64k aliasing conflicts performance impact

64k aliasing conflicts performance impact

The vtune doc stated that the 64k aliasing conficts event is nota precise event, and they were counted more than once per conflict. So what value of this impact needs attention? I had the following assembly code corresponding one line source code which was a macro definition in C,

label+37d: mov ebp DWORD PTR[ebp]
mov edx ebp
sub edx eax
test edx edx
jnge label+3ac
label+388: mov edx DWORD PTR[esp+01ch]
lea edx DWORD PTR[edx-1]
cmp edx -0x1
je label+3d2
label+394: movzx ecx BYTE PTR[ebp]
mov BYTE PTR[eax], cl 72561
add edx ,-0x1
add ebp, 0x1h
add eax,0x1h

Vtune pointed out "mov BYTE PTR[eax],cl" had the longest timer, how do I identify where 64k aliasing conflict occurred?

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So, there are a few things to consider here:

First, because it is not precise, what we call event skid occurs. Thus, even though the events are listed for the instruction you specify, the event was probably generated due to a preceding instruction. How many instructions preceding this one? We can't know exactly. But, my experience has been that it is the immediately preceding instructions. Now, you have to use your noodle (i.e. your head) and if the preceding instruction couldn't have generated that event (e.g., a jmp doesn't necessarily generate 64k aliasing conflicts, unless it were indirect or something like that) you back up another instruction.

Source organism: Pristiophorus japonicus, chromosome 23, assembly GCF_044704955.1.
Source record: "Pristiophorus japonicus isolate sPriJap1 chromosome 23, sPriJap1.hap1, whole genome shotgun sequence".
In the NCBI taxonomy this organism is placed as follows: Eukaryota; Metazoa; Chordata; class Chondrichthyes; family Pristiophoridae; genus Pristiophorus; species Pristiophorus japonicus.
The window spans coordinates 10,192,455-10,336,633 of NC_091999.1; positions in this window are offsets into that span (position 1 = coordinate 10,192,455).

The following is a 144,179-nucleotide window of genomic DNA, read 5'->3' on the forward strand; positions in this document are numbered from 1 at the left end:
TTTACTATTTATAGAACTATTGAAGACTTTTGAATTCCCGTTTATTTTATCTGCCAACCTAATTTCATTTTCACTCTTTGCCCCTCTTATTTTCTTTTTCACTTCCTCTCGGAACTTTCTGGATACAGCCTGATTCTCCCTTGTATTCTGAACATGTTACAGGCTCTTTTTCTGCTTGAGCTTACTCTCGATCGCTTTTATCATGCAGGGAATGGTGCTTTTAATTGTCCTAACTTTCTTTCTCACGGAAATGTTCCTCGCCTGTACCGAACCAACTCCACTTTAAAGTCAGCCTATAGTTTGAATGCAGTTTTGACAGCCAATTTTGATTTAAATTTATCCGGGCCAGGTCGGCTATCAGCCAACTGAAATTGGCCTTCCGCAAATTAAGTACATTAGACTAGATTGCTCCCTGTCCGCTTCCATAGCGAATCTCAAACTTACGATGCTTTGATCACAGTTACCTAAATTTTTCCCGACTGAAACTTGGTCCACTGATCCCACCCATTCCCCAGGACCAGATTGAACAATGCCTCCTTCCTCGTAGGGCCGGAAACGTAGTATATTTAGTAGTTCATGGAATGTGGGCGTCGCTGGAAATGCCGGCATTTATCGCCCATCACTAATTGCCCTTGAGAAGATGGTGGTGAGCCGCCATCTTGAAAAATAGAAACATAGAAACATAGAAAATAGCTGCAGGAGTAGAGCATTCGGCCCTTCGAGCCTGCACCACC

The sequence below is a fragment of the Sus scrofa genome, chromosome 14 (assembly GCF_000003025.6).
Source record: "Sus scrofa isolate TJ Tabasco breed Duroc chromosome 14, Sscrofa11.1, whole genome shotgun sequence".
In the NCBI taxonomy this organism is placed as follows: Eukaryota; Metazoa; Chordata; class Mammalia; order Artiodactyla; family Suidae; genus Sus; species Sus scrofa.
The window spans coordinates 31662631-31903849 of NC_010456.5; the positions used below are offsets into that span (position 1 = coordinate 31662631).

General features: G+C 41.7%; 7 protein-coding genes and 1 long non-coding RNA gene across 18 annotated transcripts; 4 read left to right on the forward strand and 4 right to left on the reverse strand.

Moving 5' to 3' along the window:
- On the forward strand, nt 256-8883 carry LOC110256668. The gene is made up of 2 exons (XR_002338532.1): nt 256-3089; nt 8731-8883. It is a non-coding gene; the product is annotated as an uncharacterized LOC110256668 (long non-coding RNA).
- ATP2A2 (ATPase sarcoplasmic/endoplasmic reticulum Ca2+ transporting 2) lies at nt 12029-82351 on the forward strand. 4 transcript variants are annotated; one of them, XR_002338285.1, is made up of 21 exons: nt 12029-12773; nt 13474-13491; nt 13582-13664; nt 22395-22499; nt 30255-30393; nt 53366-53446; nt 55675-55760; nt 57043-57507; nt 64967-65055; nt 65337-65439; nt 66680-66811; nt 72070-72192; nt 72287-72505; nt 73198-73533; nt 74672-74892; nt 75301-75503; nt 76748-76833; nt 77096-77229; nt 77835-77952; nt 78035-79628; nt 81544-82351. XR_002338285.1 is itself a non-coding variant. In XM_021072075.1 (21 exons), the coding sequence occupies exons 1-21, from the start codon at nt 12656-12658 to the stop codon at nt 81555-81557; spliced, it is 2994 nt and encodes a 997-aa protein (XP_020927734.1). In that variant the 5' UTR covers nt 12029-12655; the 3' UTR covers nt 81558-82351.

Second, while the processor manual states that the event can be counted more than once, this is due to speculative execution and does not necessarily mean that in your case it was counted more than once. It would depend on if your code is working well with the hardware prefetch algorithm of the processor or not.

Finally, 64k Aliasing Conflicts is one of those events that is frustrating, at best! While it identifies that the processor is not executing to its potential because of something the code is doing, it doesn't tell you where the problem is! :-( Basically, you need to try to deduce which pointers are conflicting by examining the algorithm and ensuring that any allocated memory is offset by 64 bytes (also, there is mention of modifying stack allocation - see the VTune analyzer online help under "Insights and Advice" for the processor events).

By the way, excellent question!

Hope this helps,

Message Edited by DaveA on 10-04-2005 11:24 AM

Recent processor steppings have eliminated the 64K aliasing. The same event in VTune, if it actually occurs, is triggered by 4M aliasing. So, you would look for data which would map to the same cache line, mod 4MB.

Thanks for reply. The system I used is Family 15 Model 2 Stepping ID 5, should it be 64K or 4M?

Thanks for reply. Is it true that Intel compiler has the options that allow padding of structures to achieve better alignment for structures? or should I ask the question to the compiler forum?

Yes, the Intel C/C++ compiler supports padding of structures.

Regarding 64K vs 4MB Aliasing, the VTune analyzer will identify your processor and correctly present the event in the Events dialog, so you don't need to worry about which one it is. That is, only one will appear in the list of events for your processor.

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